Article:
Indian-American musical duo Twinjabi is basking in the glory of their latest song titled Talk of The Town, which released on February 12. Nonetheless, the twins, Kush and Neil Nijhawan, have certainly established themselves in the music industry with viral hits such as Bombay and Brown Magic as they aim to bridge their cultures with their pop act. And it would not be wrong to say that the global crossover appeal of their tracks have worked in their favour.
In a chat with Cinema Journal, the duo speaks about their music, Indian Hip-hop scene and their inspirations. Excerpts from the interview:
Your songs have been quite popular. Any secret behind it?
So, for Bombay and Desi Dons, it's just music and hard work. We take our music very seriously. And we want to create something special, amazing, something that the audience has never heard before. We'd like to say, with Twinjabi you can expect the unexpected.
We felt artistes weren’t taking enough creative risks with their craft. Everything just started to sound the same. We started Twinjabi with the intention of creating vibes that are incomparable to our counterparts. We’re not limited by genres, structure, or production: The possibilities are endless with us. We have ambitious plans to take desi music to the universal masses.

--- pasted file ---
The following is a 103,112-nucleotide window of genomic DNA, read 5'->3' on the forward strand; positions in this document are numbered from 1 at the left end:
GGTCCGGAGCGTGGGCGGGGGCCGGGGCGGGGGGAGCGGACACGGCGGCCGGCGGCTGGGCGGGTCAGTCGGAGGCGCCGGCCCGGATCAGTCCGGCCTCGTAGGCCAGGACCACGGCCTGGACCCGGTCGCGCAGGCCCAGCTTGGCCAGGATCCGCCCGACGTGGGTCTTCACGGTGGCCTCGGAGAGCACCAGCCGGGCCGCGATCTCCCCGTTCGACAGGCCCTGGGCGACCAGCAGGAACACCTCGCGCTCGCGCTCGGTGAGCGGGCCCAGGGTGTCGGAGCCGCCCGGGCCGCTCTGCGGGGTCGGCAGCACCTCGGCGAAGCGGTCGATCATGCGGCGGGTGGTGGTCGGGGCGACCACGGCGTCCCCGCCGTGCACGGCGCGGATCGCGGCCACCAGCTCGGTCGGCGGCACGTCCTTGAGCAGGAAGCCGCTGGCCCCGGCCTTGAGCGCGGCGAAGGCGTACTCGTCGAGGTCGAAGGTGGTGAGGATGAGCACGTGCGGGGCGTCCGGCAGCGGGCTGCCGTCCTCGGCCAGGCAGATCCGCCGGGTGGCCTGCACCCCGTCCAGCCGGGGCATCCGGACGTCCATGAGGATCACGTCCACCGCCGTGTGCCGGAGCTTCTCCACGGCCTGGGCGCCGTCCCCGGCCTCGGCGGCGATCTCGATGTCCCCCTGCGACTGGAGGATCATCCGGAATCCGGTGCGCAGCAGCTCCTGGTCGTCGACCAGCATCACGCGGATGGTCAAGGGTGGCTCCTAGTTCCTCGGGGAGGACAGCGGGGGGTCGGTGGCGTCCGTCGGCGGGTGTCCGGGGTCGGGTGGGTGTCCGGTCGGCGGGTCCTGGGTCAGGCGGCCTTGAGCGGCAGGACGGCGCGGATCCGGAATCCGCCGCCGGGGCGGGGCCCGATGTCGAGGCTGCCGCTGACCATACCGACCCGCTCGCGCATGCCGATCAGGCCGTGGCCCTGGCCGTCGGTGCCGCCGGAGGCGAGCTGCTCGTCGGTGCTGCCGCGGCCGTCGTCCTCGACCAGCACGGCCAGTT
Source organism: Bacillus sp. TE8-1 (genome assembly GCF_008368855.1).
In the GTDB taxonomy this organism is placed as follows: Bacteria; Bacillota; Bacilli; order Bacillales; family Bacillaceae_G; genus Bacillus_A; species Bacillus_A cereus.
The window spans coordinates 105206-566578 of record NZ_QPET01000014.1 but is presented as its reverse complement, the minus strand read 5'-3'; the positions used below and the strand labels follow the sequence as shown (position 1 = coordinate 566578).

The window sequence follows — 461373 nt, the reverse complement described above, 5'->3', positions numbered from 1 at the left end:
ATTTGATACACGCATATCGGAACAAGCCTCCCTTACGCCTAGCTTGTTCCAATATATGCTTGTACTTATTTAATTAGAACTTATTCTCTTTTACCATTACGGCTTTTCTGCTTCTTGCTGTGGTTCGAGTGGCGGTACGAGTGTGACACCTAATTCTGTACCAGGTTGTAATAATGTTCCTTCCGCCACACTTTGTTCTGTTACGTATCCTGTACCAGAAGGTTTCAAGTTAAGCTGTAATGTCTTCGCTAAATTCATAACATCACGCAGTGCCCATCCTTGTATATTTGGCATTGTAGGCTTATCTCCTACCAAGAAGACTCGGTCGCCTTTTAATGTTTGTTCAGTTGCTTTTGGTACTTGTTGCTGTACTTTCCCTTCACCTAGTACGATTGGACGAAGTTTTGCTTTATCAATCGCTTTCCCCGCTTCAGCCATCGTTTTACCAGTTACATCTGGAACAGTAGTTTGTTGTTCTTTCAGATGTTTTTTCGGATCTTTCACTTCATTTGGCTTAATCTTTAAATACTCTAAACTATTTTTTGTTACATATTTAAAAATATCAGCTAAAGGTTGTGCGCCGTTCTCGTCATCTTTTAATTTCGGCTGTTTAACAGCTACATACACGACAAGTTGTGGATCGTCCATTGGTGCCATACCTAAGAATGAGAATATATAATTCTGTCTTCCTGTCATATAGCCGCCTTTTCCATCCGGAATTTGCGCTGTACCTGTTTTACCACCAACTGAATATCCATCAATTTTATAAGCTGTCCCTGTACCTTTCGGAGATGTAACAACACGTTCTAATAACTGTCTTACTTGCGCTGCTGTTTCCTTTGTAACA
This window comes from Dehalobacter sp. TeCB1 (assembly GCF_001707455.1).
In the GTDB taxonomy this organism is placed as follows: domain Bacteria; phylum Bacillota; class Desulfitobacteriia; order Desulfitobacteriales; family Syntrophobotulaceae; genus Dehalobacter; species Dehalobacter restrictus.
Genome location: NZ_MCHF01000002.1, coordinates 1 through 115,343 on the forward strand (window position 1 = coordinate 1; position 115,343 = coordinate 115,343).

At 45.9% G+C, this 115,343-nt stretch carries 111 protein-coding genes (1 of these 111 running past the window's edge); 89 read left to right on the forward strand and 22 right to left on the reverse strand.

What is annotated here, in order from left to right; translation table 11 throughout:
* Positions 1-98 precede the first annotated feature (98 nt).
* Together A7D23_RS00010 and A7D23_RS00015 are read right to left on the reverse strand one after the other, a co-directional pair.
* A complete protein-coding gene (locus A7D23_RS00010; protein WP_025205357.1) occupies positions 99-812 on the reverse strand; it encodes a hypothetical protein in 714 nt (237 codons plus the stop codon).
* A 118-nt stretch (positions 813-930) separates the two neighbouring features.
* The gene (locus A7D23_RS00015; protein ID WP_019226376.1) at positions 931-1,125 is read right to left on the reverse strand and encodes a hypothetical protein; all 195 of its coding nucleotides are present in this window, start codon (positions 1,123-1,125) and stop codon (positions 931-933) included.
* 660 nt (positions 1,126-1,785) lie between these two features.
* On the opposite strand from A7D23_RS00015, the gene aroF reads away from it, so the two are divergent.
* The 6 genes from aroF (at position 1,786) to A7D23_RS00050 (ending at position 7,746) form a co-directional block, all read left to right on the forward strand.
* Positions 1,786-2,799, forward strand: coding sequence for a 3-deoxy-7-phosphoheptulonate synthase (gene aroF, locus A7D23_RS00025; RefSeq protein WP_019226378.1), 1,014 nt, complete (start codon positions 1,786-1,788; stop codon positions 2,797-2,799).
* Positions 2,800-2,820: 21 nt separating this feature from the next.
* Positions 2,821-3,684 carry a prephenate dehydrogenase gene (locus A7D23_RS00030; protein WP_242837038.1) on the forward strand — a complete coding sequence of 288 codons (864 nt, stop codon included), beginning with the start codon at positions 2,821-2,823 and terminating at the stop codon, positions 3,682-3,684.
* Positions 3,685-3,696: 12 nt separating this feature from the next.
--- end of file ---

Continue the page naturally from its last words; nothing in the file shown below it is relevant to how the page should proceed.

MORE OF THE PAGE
What do you have to say on the Indian Hip-hop scene?
The Indian Hip-hop scene has definitely grown in the last 5 to 10 years. It's nice to see that and hope it continues to grow.
Any music inspirations from India and any actor, singers, composers you would like to collaborate with?
We'd definitely love to collaborate with Honey Singh. We love him, he inspires us. And for a composer, we'd like to work with Ved Sharma. He's actually a friend of mine. He has composed the title track for Malang and has sung it too. We would also love to collaborate with Pritam, who's a legend himself.
Tell us about your future plans…
Future plans are just more music, more videos. We shall be dropping new songs, new videos on a monthly basis, all round the year. That's our future plan, just 'Rinse & Repeat.'
How you manage to find inspirations in the pandemic with no live gigs. How has it been working virtually?
With the ongoing pandemic, yes there have been no live gigs but we have adapted, we have done some virtual performances. If 2020 has taught you anything, it is that you need to learn to adapt to situations and that's what we have done. We plan on being in India in April as well, we are really looking forward to that.
The focus is now shifting to South Asian actors. Is it helping singers and musicians as well?
It is really helping the entire lot. One of the main reasons behind us becoming musicians is taking Indian music global. Now that the focus is shifting to South Asian artists, we are really happy.
What are the strong and weak points when it comes to you both?
Yes, both of us know about our strengths and weaknesses. My brother (Kush) likes English more and I like Hindi more. My brother sings in a certain way, I rap in a certain way. It's good that we complement each other. It’s not like a duo wherein two people look the same, sing the same, sound exactly the same. Our art is our God. Anything that makes our music better, we go with it. There's no ego, if someone is better at the hook for a song, they get the hook. That's the understanding we have.
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